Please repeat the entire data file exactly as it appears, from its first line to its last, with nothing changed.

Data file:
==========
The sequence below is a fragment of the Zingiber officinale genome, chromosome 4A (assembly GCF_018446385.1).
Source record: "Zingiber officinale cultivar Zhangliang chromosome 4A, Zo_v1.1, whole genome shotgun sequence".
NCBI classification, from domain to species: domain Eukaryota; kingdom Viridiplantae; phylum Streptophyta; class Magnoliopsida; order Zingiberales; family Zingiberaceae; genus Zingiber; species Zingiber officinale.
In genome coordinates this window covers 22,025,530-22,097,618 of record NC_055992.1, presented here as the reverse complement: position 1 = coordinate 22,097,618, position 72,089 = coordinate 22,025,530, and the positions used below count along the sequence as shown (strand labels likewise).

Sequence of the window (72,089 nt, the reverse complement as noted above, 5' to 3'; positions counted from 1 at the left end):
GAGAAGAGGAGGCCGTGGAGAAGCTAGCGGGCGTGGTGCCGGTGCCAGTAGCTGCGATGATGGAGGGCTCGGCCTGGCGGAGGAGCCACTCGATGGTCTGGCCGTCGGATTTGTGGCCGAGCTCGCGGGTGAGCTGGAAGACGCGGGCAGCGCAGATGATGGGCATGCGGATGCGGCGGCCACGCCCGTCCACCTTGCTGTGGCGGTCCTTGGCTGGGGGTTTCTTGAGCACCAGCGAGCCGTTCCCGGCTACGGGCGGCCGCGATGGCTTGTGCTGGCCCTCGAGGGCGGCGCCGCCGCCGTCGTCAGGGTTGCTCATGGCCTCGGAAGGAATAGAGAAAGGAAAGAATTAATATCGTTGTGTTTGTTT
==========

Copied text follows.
The sequence below is a fragment of the Zingiber officinale genome, chromosome 4A (assembly GCF_018446385.1).
Source record: "Zingiber officinale cultivar Zhangliang chromosome 4A, Zo_v1.1, whole genome shotgun sequence".
NCBI classification, from domain to species: domain Eukaryota; kingdom Viridiplantae; phylum Streptophyta; class Magnoliopsida; order Zingiberales; family Zingiberaceae; genus Zingiber; species Zingiber officinale.
In genome coordinates this window covers 22,025,530-22,097,618 of record NC_055992.1, presented here as the reverse complement: position 1 = coordinate 22,097,618, position 72,089 = coordinate 22,025,530, and the positions used below count along the sequence as shown (strand labels likewise).

Sequence of the window (72,089 nt, the reverse complement as noted above, 5' to 3'; positions counted from 1 at the left end):
GAGAAGAGGAGGCCGTGGAGAAGCTAGCGGGCGTGGTGCCGGTGCCAGTAGCTGCGATGATGGAGGGCTCGGCCTGGCGGAGGAGCCACTCGATGGTCTGGCCGTCGGATTTGTGGCCGAGCTCGCGGGTGAGCTGGAAGACGCGGGCAGCGCAGATGATGGGCATGCGGATGCGGCGGCCACGCCCGTCCACCTTGCTGTGGCGGTCCTTGGCTGGGGGTTTCTTGAGCACCAGCGAGCCGTTCCCGGCTACGGGCGGCCGCGATGGCTTGTGCTGGCCCTCGAGGGCGGCGCCGCCGCCGTCGTCAGGGTTGCTCATGGCCTCGGAAGGAATAGAGAAAGGAAAGAATTAATATCGTTGTGTTTGTTT